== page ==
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From research to industry

The partnerships developed by IFP Energies nouvelles (IFPEN) with industry are often implemented on a global scale. These partnerships are most numerous in its traditional sectors of activity. They involve oil, gas and related companies, motor vehicle manufacturers and equipment suppliers, etc.
However, the number of partnerships in the new energy technologies (NETs) sector is growing significantly.

Georges Picard

IFPEN's model for the industrial development of its R&D results

“The IFPEN Group's subsidiaries, flagships of industry that are among the best in their respective fields, have created some 400 jobs in the past five years.” >> Interview

Georges Picard,
Executive Vice-President


Collaborative research

IFPEN proposes several different types of collaborative R&D projects.

Bilateral research contracts involve IFPEN and its partner jointly funding a research project and defining rules relating to ownership of the results. IFPEN works with over a hundred industrial partners in France or internationally. In the field of oil and gas production hoses, IFPEN has been working in partnership with Technip for a number of years.

Research consortiums bring together several partners, who pool their resources and expertise. More often than not, in basic research, the results are shared between the partners at the end of the project.

Joint Industry Projects (JIPs) are a specific type of consortium, mainly concerning exploration and production-related activities. IFPEN operates the R&D program alone. On completion of the project, the companies use the results, but IFPEN retains industrial ownership. Around three new JIPs are created every year, on average.

Another form of collaborative research has recently emerged: research demonstrators. These differ from consortiums and JIPs in terms of the magnitude of the resources deployed.
The last step in the validation of a technology prior to its industrialization, demonstrators are closely linked to the emergence of new energy technologies. The technical complexity of NETrelated projects and the associated financial stakes make working together essential, in order to validate a complete technological chain rather than a single isolated technology. This new type of collaborative research brings together R&D players like IFPEN with industrial players familiar with research demonstrators of this type, keen to conduct experimental development work (Futurol and BioTfueL projects, for example, in the field of 2nd-generation biofuels).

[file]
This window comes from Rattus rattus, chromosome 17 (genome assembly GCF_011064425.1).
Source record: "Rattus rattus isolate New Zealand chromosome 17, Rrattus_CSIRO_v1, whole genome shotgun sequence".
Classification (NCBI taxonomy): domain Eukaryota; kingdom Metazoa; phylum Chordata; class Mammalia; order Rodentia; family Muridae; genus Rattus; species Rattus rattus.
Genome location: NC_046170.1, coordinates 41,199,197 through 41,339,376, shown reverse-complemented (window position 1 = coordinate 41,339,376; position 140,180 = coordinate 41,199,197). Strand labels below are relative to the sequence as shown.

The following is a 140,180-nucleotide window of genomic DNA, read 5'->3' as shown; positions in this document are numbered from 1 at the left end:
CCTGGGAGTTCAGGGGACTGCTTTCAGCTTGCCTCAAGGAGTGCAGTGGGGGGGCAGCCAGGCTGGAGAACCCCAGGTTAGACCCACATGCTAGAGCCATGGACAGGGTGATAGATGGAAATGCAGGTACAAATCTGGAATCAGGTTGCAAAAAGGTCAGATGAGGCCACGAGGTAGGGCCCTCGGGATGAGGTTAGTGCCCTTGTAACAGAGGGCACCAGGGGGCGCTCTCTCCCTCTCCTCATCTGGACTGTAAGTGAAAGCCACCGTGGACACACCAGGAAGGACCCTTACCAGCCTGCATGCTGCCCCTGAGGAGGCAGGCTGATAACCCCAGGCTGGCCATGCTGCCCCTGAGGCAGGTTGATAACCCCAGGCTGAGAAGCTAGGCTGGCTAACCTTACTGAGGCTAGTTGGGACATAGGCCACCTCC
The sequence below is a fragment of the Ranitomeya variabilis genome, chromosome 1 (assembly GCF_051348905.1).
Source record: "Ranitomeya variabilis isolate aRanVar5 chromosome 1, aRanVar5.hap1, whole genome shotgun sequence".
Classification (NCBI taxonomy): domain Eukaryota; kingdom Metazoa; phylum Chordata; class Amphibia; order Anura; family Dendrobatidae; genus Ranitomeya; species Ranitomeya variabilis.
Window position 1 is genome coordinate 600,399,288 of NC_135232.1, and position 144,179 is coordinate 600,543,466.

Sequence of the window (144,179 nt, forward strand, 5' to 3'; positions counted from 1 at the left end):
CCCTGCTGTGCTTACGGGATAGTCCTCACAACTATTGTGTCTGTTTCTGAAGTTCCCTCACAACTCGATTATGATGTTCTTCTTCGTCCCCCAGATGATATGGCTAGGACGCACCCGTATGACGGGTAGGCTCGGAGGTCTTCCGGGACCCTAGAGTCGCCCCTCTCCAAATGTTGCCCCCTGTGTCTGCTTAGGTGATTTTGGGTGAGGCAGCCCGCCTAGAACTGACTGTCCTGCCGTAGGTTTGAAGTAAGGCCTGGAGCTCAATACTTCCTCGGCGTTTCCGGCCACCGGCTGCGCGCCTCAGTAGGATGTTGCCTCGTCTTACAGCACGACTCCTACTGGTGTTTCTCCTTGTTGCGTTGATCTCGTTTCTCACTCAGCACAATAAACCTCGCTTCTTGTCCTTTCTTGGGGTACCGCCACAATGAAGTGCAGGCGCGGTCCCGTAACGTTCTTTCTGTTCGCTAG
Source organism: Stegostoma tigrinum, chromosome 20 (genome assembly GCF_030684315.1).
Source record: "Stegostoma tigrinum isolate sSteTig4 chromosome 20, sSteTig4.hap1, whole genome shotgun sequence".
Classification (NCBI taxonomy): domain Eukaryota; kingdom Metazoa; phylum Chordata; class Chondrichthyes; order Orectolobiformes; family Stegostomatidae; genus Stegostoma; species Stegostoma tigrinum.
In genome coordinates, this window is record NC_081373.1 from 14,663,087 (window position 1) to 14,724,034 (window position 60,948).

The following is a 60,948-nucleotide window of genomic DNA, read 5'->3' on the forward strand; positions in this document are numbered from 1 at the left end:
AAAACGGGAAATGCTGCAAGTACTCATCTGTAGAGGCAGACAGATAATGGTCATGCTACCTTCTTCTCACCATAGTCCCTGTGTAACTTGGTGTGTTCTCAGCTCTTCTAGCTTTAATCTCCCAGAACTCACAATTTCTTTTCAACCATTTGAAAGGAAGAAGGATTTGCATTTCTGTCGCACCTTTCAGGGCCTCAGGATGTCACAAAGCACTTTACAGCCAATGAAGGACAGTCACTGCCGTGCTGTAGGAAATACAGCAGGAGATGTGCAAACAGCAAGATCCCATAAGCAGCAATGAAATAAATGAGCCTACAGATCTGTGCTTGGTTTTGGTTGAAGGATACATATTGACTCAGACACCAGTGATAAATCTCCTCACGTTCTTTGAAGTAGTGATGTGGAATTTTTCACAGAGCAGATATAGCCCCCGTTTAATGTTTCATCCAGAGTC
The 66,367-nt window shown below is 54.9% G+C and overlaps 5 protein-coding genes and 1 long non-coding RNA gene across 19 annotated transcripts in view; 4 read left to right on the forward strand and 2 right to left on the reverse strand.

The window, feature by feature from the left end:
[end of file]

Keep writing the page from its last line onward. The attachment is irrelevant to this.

Finally, IFPEN is involved in numerous competitiveness clusters . Created by the public authorities to strengthen the role played by regions in research, competitiveness clusters bring together companies, higher education institutions and research bodies on the same site, working as partners on innovative projects.

The different types of partnership

IFPEN's innovations can give rise to licensing out operations, such as the IFPEN libraries integrated into the LMS Imagine.Lab AMESim platform, for example. They may also lead to joint offers: in 2011, IFPEN, Beicip-Franlab and Rhodia created the Chemical EOR Alliance™ together in order to market a joint services and consulting offer targeting chemical Enhanced Oil Recovery activities for the oil industry.

Protecting innovation

Patent filing is a key component of IFPEN's research development strategy. With a portfolio of over 12,600 active patents worldwide, IFPEN was the 11th ranked patent filer in France in 2011 in terms of the number of patents published and the 11th ranked French patent filer in the United States (2010). This “patentability” is taken into account from the very start of research projects, with the involvement of IFPEN's industrial property specialists alongside R&D project managers.

An international reach

IFPEN nurtures relationships with major industrial players within partnerships on an international scale. The training activities of IFP School and IFP Training play an essential role in these business relationships. By training high-potential employees in foreign companies, they help to forge strong ties with the people destined to become the future industrial and political elite in their own countries.

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